Quad 45 (September 19): As always, Micah Smith, was the Chief TD of this months Quad 45, which had sixteen players in four quads. Thanks once again goes to Brian Berger for helping out with registration for the second straight month. We had “Pawn Sacrifice” notation books that we awarded as an extra prize to the winner of each quad. Dagadu Gaikwad, the lowest rated player in the top quad, won it with a perfect 3-0, gained around 100 rating points, and went over 1900 for the first time! Brian Berger won the second quad with 2/3. Kushal Pai won his section at the Quad 45 for the second straight month, this time going 3-0, gaining around 75 rating points, achieving a new peak rating, and winning a trophy as a scholastic player! Megan Cheng won the fourth quad with a perfect 3-0 and won a trophy as a scholastic player. There was one player playing in his first ever tournament, Kyle Ledda-Lewaren.

Saturday Blitz (September 19): This months edition had six players so it was run as a double round robin in one section. Patrick Van Dyke, an expert from the Seattle area who happened to be in town, won with 9.5/10. Since he said is unlikely to be in Portland again in the near future for another Saturday Blitz, he gave his discounted entry prize to the second place finisher, Seth Talyansky who finished with 7.5/10.

Game in 60 (September 26): This months edition, directed by Lennart Bjorksten with assistance from Mike Janniro, got twenty players so it was played in one section. In addition, Lennart and Mike both played an extra game to avoid byes. There were three “Pawn Sacrifice” notation books that were awarded to the top finishing juniors. FM Nick Raptis swept the field with a perfect 4-0, winning $60. Ray Fletcher, Steve Surak, David Murray, and Danny Phipps split the second and third place prizes with 3/4, each winning $17.50. Ethan Wu, Roland Eagles, Michael Moore, and Nicholas Brown split the U1800/unrated prize with 2/4, each pocketing $8.75. Jerrold Richards and Cassandra Roshu split the U1500/Unrated prize with 2/4, each winning $18.75. There was one player playing in his first US Chess rated tournament, Aiden Ankoor.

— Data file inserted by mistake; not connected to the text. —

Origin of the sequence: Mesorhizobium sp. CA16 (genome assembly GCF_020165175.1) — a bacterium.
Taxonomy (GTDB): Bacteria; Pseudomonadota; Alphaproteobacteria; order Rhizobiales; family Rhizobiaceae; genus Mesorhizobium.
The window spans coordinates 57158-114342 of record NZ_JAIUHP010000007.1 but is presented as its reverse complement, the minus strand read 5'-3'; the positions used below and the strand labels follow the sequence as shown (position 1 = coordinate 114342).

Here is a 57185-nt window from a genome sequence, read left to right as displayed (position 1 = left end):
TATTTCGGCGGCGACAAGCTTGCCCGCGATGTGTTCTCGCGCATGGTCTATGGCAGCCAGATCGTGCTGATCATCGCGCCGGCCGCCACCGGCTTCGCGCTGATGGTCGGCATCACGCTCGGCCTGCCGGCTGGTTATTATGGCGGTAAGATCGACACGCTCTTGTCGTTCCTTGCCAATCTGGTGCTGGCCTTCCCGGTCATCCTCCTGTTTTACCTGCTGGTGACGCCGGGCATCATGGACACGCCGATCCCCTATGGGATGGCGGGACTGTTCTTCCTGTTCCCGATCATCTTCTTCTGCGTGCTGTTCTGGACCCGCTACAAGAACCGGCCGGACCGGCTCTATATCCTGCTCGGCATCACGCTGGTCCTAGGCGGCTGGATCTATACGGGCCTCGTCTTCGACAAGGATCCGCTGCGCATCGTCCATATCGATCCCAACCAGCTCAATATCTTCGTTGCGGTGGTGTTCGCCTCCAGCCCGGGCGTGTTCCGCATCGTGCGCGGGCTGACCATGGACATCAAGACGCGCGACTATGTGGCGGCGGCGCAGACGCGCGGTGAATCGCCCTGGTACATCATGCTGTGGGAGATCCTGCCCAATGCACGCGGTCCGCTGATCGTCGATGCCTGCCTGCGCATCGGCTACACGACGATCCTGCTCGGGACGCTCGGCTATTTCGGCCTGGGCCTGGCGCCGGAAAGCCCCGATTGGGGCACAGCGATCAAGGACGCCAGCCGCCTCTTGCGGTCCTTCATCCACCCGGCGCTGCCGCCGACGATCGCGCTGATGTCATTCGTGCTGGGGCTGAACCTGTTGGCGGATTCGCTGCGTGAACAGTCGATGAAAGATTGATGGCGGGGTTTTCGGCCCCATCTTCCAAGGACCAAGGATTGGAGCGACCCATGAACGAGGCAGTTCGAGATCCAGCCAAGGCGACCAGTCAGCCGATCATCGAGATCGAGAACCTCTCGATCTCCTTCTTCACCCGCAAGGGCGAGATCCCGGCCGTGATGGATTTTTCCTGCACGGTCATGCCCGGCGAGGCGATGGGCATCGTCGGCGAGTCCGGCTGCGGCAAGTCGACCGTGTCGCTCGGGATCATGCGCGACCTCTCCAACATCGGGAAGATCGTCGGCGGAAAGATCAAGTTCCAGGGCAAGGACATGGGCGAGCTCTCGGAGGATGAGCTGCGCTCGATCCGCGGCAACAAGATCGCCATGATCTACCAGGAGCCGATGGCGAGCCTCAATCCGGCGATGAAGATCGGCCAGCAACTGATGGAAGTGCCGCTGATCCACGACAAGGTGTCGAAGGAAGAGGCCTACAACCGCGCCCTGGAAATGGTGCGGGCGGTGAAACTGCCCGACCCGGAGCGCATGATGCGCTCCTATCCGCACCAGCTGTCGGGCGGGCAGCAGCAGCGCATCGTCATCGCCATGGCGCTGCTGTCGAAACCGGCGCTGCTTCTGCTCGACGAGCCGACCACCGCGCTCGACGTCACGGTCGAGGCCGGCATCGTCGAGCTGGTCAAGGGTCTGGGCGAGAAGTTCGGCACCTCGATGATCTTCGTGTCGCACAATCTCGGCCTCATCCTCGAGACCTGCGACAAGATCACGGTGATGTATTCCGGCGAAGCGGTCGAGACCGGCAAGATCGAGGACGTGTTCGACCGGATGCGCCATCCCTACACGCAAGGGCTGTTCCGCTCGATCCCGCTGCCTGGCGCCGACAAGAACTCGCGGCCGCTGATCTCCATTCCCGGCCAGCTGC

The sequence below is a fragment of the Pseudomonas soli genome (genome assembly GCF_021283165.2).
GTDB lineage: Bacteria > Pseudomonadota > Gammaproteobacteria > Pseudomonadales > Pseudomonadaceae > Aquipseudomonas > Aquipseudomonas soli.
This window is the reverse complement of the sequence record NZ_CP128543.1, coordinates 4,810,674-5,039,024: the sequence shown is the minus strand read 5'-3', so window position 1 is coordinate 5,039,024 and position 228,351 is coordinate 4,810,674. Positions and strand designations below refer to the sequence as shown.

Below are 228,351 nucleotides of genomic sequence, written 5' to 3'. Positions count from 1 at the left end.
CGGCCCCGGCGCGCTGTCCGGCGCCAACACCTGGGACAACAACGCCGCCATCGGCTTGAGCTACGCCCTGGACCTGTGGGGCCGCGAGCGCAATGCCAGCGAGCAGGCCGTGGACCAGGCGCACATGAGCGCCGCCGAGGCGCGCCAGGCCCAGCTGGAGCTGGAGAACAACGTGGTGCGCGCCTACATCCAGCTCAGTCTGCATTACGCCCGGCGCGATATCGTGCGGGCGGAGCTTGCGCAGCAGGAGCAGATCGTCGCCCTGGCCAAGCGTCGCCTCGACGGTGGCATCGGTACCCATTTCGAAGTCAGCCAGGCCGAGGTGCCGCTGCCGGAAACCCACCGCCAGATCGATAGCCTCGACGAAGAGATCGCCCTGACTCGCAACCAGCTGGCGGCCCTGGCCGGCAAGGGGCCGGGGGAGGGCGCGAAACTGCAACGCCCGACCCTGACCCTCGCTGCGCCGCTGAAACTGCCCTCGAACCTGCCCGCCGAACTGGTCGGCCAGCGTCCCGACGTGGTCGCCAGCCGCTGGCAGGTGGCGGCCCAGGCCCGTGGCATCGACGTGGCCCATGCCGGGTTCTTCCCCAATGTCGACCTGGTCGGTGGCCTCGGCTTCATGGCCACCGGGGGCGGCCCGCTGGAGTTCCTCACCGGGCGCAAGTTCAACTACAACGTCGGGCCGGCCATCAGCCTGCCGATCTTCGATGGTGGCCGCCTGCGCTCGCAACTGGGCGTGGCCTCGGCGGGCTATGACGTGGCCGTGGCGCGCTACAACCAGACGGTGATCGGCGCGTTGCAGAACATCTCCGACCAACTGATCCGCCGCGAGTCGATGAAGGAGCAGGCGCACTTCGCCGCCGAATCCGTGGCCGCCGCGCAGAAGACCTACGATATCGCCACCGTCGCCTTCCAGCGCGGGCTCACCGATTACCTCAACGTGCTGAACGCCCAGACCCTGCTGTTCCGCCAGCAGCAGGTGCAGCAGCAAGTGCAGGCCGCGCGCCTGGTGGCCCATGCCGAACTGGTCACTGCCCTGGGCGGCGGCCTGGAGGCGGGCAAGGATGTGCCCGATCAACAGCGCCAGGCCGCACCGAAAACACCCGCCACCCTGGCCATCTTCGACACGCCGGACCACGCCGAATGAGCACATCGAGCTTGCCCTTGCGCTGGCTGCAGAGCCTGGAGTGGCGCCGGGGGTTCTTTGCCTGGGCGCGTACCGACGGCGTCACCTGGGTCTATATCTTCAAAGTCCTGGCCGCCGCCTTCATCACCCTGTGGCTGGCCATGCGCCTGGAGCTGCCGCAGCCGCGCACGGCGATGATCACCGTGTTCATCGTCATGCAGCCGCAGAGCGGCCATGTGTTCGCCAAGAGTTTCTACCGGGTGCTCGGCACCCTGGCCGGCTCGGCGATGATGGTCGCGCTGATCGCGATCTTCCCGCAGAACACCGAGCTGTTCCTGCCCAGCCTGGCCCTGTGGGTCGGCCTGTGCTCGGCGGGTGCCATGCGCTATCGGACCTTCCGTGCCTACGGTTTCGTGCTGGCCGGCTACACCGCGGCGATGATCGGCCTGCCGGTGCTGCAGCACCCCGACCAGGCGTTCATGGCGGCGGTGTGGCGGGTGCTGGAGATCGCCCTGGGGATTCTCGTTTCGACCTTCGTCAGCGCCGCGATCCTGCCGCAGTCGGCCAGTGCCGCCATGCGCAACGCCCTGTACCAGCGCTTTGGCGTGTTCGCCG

Tuesday Quads (September 1-29): This month’s Tuesday Quads was directed by Mike Morris and there were eight players in two quads. FM Nick Raptis won the upper quad with 2.5/3. Nicholas Brown won the lower quad with a perfect 3-0, gained around 70 rating points, and achieved a new peak rating.